Non-invasive device developed to detect sickle cell
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A non-invasive sickle cell detector device developed by researchers of the Biomedical Engineering department, Osmania University (OU), Hyderabad is all set to change the way the disease is diagnosed. Without drawing the blood, this device can ascertain whether the patient is affected with the sickle cell disease or not, in just three minutes.


With the photoplethysmography technique, the device tests the blood particles using the light rays which pass through a finger. It then figures out the shape of the red blood cell.

Generally, a person is affected with the disease when he/she inherits two abnormal copies of the heamoglobin gene. In the normal case, the red blood cells are biconcave in shape but they turn crescent moon shape when affected with the sickle cell disease. So far, the disease is being diagnosed by conducting a chemical test in the laboratory with the blood drawn from patients. And the results too take about three to four hours.

Process for patent on

This device was developed by M Venkateswara Rao, head, Biomedical engineering department, AR Poongothai, Biotechnology consultant and Harish, a student of the department. The portable device which is in the final stages of getting an Indian patent and the department intends to go in for obtaining a global patent.

The Department of Biotechnology, Government of India, has also provided a ‘big grant’ of Rs.50 lakh to the researchers for the production and marketing and a start-up too has come forward. The device which works with rechargeable battery is a one-time investment for hospitals and diagnostic centres which costs about Rs.15,000 to Rs.20,000.

Rao added that the production of the device will begin from April, 2019, and it will hit the markets in 18 months.

Anaemia detection device

Not just a non-invasive device for Sickle Cell, the OU Biomedical Engineering department has also developed a device which can detect anaemia.

The non-invasive heamoglobin meter measures the blood cells without drawing blood and ascertains whether the person is suffering with anaemia or not. In the conventional method, blood is drawn from a person and processed chemically to determine anaemia.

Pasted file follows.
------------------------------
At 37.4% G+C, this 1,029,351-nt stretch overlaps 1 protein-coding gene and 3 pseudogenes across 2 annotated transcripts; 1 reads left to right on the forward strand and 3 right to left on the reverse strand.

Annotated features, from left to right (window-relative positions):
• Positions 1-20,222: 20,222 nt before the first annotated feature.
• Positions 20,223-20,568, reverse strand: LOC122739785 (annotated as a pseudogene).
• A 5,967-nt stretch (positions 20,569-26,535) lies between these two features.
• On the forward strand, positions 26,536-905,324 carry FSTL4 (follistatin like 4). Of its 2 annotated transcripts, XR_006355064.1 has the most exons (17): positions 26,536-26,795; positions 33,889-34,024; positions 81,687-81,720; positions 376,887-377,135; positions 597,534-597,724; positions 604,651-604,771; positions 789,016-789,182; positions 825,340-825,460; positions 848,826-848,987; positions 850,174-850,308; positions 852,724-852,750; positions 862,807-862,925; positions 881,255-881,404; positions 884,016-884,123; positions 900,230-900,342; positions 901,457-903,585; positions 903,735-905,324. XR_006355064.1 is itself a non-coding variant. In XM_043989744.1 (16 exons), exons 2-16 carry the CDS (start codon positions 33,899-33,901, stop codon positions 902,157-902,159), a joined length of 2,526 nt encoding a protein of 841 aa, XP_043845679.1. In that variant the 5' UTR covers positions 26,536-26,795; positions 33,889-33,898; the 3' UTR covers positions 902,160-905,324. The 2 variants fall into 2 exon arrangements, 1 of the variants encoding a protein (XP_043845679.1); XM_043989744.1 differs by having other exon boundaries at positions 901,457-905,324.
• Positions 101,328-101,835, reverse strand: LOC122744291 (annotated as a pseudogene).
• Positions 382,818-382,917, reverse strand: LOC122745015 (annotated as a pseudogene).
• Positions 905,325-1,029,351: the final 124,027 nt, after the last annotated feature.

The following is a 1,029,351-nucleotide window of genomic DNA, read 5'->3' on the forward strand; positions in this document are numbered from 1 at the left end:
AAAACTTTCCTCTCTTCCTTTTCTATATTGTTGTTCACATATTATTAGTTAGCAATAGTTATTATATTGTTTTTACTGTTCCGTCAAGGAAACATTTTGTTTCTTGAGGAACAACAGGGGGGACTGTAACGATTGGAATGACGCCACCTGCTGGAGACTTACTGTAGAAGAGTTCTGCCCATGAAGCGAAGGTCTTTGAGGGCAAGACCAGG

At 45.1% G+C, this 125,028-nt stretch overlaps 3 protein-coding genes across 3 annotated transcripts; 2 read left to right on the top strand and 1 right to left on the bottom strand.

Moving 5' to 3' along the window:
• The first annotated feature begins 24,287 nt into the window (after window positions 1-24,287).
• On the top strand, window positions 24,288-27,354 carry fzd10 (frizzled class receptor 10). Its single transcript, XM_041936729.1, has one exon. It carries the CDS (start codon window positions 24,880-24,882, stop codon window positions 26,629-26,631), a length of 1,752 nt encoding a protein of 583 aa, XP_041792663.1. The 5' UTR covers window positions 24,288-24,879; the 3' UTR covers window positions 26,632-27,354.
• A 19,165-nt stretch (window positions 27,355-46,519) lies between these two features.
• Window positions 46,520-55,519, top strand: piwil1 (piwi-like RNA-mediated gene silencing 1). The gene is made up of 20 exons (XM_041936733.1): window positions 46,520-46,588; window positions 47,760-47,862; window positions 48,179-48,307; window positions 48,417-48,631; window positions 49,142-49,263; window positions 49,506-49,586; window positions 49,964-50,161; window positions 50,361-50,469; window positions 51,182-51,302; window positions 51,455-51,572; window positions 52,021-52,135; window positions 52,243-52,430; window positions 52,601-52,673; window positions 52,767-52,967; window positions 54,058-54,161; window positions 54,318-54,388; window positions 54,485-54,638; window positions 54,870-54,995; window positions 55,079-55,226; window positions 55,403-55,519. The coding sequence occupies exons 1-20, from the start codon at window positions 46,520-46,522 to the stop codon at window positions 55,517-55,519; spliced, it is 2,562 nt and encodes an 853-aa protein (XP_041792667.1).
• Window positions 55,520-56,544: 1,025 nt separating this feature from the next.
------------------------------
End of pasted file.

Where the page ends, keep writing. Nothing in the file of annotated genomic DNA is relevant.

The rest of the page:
The device was developed by M Malini, the then head of Biomedical Engineering department along with M Venkateswara Rao, Associate Professor, Akhitha, student, and Sai Prasanna, an alumnus of the department. Being non-invasive, the device helps keep away blood-related communicable diseases, including HIV and the department has gone for a patent for it too.

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Dr. G●●●n M●●●l
Dr. G●●●n M●●●l Radiology
Dec 29, 2018Like
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H●●●●h P●●●●●●●i Physiotherapy
Jan 4, 2019Like
Dr. P●●●●●●●●h S●●h
Dr. P●●●●●●●●h S●●h Pathology
This device is, I think, a strong contender for comparison with the Hb HPLC machines and other such gold standards, albeit invasive tests. There are examples like Theranoes in the USA, where claims of cutting-edge technological advancements in terms of blood tests have been made, except for that they hardly had a functional prototype. All the hype and the valuations of Theranoes came to naught after the discovery that the claims the CEO Elizabeth Holmes made about her company were hardly worth their salt! I hope, this advancement is for real and will help patients and doctors in expedient diagnosis, more importantly being non-invasive, it will be safer, easier, and can be used as a screening tool for various blood disorders, if more and more functionality is added on to the prototype. Thank you for reading!... Read more
Jan 5, 2019Like